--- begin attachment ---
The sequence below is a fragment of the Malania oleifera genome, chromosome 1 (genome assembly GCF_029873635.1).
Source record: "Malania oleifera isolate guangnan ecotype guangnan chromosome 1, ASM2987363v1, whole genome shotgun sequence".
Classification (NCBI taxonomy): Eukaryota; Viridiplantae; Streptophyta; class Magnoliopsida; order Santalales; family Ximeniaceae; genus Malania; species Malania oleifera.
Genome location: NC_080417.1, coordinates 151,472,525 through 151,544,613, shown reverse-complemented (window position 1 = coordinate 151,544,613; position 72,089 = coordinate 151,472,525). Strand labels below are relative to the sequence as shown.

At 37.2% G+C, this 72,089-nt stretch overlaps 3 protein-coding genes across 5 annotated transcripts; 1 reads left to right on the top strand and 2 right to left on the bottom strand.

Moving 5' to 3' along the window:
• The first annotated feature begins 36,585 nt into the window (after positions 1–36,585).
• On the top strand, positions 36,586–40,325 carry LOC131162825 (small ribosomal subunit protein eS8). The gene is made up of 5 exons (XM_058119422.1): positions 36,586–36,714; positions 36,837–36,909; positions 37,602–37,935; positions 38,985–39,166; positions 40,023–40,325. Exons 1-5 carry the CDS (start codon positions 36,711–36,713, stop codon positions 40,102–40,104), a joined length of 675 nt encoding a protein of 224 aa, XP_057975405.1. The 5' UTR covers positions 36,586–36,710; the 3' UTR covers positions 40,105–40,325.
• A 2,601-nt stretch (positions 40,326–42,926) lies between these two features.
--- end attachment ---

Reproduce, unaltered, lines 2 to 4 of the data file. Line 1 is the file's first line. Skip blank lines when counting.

Source record: "Malania oleifera isolate guangnan ecotype guangnan chromosome 1, ASM2987363v1, whole genome shotgun sequence".
Classification (NCBI taxonomy): Eukaryota; Viridiplantae; Streptophyta; class Magnoliopsida; order Santalales; family Ximeniaceae; genus Malania; species Malania oleifera.
Genome location: NC_080417.1, coordinates 151,472,525 through 151,544,613, shown reverse-complemented (window position 1 = coordinate 151,544,613; position 72,089 = coordinate 151,472,525). Strand labels below are relative to the sequence as shown.